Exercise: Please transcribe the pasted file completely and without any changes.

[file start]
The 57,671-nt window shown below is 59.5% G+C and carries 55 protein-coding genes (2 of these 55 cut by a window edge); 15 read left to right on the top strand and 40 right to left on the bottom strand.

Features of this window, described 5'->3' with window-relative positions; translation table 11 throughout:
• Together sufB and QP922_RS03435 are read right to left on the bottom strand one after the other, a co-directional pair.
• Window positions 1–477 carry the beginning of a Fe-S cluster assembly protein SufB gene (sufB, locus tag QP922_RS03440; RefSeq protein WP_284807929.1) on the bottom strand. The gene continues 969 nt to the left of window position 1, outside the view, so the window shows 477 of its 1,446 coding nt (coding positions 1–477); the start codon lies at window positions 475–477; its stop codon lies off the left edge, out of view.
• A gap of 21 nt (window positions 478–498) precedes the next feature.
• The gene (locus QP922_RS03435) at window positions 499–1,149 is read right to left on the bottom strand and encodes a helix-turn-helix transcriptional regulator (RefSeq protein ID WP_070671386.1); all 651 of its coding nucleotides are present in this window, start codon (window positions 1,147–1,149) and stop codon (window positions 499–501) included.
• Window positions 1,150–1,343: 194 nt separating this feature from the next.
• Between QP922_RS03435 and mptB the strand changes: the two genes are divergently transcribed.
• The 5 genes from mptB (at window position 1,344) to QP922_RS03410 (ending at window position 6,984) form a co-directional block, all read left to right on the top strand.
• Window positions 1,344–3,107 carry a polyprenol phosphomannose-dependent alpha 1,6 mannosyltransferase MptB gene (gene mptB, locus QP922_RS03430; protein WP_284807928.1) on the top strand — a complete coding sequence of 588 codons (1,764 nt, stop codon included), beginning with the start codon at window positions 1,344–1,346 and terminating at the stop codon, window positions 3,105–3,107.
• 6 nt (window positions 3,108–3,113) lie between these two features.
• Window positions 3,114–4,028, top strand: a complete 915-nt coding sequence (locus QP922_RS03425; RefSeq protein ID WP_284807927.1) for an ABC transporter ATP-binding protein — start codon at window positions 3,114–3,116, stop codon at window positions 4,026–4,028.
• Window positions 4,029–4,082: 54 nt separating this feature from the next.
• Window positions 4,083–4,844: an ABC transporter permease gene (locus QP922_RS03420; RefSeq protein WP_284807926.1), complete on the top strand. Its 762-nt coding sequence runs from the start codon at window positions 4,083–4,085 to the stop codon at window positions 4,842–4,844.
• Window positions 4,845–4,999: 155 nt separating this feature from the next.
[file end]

The 57,671-nt window shown below is 59.5% G+C and carries 55 protein-coding genes (2 of these 55 cut by a window edge); 15 read left to right on the top strand and 40 right to left on the bottom strand.

Features of this window, described 5'->3' with window-relative positions; translation table 11 throughout:
• Together sufB and QP922_RS03435 are read right to left on the bottom strand one after the other, a co-directional pair.
• Window positions 1–477 carry the beginning of a Fe-S cluster assembly protein SufB gene (sufB, locus tag QP922_RS03440; RefSeq protein WP_284807929.1) on the bottom strand. The gene continues 969 nt to the left of window position 1, outside the view, so the window shows 477 of its 1,446 coding nt (coding positions 1–477); the start codon lies at window positions 475–477; its stop codon lies off the left edge, out of view.
• A gap of 21 nt (window positions 478–498) precedes the next feature.
• The gene (locus QP922_RS03435) at window positions 499–1,149 is read right to left on the bottom strand and encodes a helix-turn-helix transcriptional regulator (RefSeq protein ID WP_070671386.1); all 651 of its coding nucleotides are present in this window, start codon (window positions 1,147–1,149) and stop codon (window positions 499–501) included.
• Window positions 1,150–1,343: 194 nt separating this feature from the next.
• Between QP922_RS03435 and mptB the strand changes: the two genes are divergently transcribed.
• The 5 genes from mptB (at window position 1,344) to QP922_RS03410 (ending at window position 6,984) form a co-directional block, all read left to right on the top strand.
• Window positions 1,344–3,107 carry a polyprenol phosphomannose-dependent alpha 1,6 mannosyltransferase MptB gene (gene mptB, locus QP922_RS03430; protein WP_284807928.1) on the top strand — a complete coding sequence of 588 codons (1,764 nt, stop codon included), beginning with the start codon at window positions 1,344–1,346 and terminating at the stop codon, window positions 3,105–3,107.
• 6 nt (window positions 3,108–3,113) lie between these two features.
• Window positions 3,114–4,028, top strand: a complete 915-nt coding sequence (locus QP922_RS03425; RefSeq protein ID WP_284807927.1) for an ABC transporter ATP-binding protein — start codon at window positions 3,114–3,116, stop codon at window positions 4,026–4,028.
• Window positions 4,029–4,082: 54 nt separating this feature from the next.
• Window positions 4,083–4,844: an ABC transporter permease gene (locus QP922_RS03420; RefSeq protein WP_284807926.1), complete on the top strand. Its 762-nt coding sequence runs from the start codon at window positions 4,083–4,085 to the stop codon at window positions 4,842–4,844.
• Window positions 4,845–4,999: 155 nt separating this feature from the next.